After he finishes his beer, he asks me if I’d like to go for a drive.  I smile, carefully hiding my freshly filed tooth.  I ask him to take me up into the mountains, to watch the moon rise.

            He drives his jeep too fast on the winding mountain road, but I am past worrying about that.  I hang my head out of the window and let the breeze caress my face.  The air carries the clean scents of pine and dew, the musk of deer darting away from the jeep’s headlights.  Wild smells.  My tongue lolls out of my mouth, drinking in the night.  The man tells me I look like an old hound dog.

            He pulls the jeep off the road and we get out.  I see a rabbit run off into the trees;  I chase after it.  Then I remember not to frighten my quarry.  I sit down and wait for him.

            It takes him a minute to find me in the gathering dark.  He has brought a blanket from the jeep.  He spreads it over the carpet of last year’s pine needles before sitting next to me.

            He tells me the mountains are beautiful at night, but I am more beautiful still.  The line comes too easily to his voice, as though he has repeated it every night for years and years.

            I am thinking of the Scots faeries who look like beautiful women from the front, but behind are all hollow, like the empty bark of old rotten trees.

            He reaches for me just as the first moonbeam kisses the forest floor.  I stiffen in its silver embrace, barely aware of the human arm around me, of the human hand sliding over my bare shoulder.

            Suddenly he pulls sharply away from me, making some crack about women who don’t shave their body hair and cursing the lack of light in the bar.  Then he looks at me more closely.  A strange, choking gurgle–hardly a human sound at all–comes out of his throat…his soft throat…

            I used to worry about people’s witnessing the change.  It’s the most vulnerable time for me;  while my limbs are reforming, while my face lengthens and narrows, while I am tangled in the mass of my human clothing, I am defenceless.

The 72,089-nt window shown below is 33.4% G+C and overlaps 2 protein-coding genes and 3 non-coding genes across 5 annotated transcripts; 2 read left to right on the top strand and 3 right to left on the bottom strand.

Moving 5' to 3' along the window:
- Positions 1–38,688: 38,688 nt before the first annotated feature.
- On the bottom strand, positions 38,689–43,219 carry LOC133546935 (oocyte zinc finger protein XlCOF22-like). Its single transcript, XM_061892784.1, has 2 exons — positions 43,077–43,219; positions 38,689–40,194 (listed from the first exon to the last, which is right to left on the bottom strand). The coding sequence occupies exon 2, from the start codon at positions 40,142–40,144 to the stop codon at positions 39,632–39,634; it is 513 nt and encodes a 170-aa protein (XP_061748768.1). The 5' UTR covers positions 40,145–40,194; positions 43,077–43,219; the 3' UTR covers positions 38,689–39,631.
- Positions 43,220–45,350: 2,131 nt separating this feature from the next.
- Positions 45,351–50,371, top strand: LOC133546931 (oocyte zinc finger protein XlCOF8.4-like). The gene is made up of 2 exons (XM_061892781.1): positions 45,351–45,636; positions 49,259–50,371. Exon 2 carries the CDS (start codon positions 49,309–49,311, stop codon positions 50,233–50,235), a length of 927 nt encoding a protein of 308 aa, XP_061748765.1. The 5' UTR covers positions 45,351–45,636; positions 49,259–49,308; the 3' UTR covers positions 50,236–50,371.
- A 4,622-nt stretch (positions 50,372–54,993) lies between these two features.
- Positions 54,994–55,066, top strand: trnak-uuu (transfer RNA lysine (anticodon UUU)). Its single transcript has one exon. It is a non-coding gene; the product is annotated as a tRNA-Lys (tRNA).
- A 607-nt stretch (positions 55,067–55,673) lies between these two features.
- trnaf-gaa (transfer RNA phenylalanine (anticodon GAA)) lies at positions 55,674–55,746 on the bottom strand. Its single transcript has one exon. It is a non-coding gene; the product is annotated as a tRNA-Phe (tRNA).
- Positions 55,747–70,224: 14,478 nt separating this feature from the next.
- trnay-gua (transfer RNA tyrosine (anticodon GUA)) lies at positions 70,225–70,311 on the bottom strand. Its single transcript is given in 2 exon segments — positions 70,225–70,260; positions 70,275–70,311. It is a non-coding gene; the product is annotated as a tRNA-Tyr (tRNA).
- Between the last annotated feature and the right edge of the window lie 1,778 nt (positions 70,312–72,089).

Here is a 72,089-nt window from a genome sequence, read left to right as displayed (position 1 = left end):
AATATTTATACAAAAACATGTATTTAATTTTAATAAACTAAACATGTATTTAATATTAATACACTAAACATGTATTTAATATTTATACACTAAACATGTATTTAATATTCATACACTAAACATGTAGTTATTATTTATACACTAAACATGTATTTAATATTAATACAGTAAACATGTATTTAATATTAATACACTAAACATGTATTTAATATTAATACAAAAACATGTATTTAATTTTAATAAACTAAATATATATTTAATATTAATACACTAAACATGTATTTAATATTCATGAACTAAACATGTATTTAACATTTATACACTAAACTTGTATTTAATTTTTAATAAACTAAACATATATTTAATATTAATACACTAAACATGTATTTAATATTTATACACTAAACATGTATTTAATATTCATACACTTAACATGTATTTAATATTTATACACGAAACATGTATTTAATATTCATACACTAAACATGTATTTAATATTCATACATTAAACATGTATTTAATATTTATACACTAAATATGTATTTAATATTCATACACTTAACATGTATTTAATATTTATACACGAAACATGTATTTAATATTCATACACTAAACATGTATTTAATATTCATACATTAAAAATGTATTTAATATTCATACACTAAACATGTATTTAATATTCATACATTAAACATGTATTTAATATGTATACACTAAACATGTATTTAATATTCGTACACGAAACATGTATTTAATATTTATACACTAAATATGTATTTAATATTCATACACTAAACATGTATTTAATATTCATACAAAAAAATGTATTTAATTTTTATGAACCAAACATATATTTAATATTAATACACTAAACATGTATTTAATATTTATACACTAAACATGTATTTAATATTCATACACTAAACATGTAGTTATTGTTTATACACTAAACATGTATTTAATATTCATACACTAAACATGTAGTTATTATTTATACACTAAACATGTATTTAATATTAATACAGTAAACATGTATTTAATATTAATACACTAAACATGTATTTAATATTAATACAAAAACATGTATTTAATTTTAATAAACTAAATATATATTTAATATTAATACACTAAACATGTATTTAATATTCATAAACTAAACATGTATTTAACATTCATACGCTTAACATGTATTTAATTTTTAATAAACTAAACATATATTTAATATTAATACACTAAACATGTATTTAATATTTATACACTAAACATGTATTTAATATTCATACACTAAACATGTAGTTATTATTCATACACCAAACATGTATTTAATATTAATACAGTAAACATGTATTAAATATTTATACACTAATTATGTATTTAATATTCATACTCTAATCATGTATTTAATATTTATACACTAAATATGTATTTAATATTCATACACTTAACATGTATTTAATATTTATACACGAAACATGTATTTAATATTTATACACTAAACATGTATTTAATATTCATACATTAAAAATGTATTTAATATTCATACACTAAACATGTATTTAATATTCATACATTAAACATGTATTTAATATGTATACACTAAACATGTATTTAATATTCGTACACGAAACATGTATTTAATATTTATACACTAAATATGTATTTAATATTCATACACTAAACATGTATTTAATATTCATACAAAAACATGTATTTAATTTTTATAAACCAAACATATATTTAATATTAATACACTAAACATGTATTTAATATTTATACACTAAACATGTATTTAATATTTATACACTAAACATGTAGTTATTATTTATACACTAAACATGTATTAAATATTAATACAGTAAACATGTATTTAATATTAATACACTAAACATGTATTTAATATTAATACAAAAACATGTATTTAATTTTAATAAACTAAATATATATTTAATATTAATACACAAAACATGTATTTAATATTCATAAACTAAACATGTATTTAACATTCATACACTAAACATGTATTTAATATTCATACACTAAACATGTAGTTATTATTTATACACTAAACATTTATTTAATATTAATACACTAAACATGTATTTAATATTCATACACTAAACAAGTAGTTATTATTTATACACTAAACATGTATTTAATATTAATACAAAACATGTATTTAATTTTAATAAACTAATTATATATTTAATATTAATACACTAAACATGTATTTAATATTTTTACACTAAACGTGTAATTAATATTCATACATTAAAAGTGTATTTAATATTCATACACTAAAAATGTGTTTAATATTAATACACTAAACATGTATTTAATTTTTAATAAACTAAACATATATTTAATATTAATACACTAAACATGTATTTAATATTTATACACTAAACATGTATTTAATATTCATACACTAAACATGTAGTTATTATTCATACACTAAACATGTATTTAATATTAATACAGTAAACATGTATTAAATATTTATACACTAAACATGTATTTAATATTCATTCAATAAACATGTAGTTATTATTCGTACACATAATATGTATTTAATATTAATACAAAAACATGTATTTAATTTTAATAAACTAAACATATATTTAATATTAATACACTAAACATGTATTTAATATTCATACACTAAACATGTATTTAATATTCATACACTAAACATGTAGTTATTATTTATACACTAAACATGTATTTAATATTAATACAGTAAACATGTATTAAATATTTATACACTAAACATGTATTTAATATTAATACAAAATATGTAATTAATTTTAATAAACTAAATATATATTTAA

But most people are much too shocked to take advantage of the situation.  He is no different.

            At last the agony of the change is over.  I struggle out of my useless garments (glad I remembered to wear something easily disposed of in my altered state) and sniff at them disinterestedly.  A whimper behind me distracts me:  my quarry, backed against the boll of a tall pine tree.  His teeth chatter more loudly than cicadas’ wings.

            I sit down, not too close, not too far away, my yellow eyes unblinking.  The smell of his fear envelopes me, thick and tantalising.  My haunches twitch with eagerness.  It is hard to be patient, but if I leap at him now it will be too easy and the chase too soon over.  I force myself to wait.

            He swallows nervously, his Adam’s apple bobbing up and down like a cork on a fishing line.  Slowly, he stretches his hand towards me, as is wise with a strange dog, to let me get his scent.  As if I can’t smell him from where I am!  I take a few slow steps forward.  He is trembling all over, like a rabbit.  His eyes are big and fightened like a rabbit’s, also.

            “Nice doggie…”

            I gaze calmly up at him and he seems to relax.  Then I bite his hand off at the wrist.  Then he screams.  Then he runs.

            He wants to get back to the jeep, but I lope around him, herding him away from that safety.  Such a noise he makes, crashing about in the dark!  and how easy it is to frighten him, circling around to appear directly in his path.  He is babbling and drooling as if from idiocy or senility, and his eyes roll up in his head, blinding him more than the night.

            He trips over a root and falls full length to the ground, screaming with pain as his wrist stump hits the earth.  He hauls himself to his feet, stumbles again, keeps running, cradling his bloody wrist in his good hand.

            I am growing bored with the chase.  I thought such a big man would put up more of a fight.  At least this one won’t break any of my teeth.

            I circle him again, bursting from the trees a scant few paces ahead of him.  He staggers backwards, uttering a strangled cry, his arms spread in front of him like a shield or magick talisman.  Maddened by the scent of his blood, I spring, knocking him to the ground.  We roll over and over, locked together like lovers inflamed by desire under the full moon.  Then my jaws close on his throat, cutting his scream off at its source.  His flesh is just as soft as I had imagined.

            I pull away from him, ripping open his tender stomach to feast on his liver, his intestines.  In his chest cavity, the heart is still beating.

            After a moment, I lift my bloody muzzle to the sky and howl my hymn to the kill.

            When I get home, I am very tired.  There is a commercial on the television about businessmen who turn into werewolves without their morning coffee.  Their makeup is very bad.

            I go outside to retrieve my Sunday paper and to watch the sun rise.  When it is over, I will take a very hot shower.

            Then I will sleep.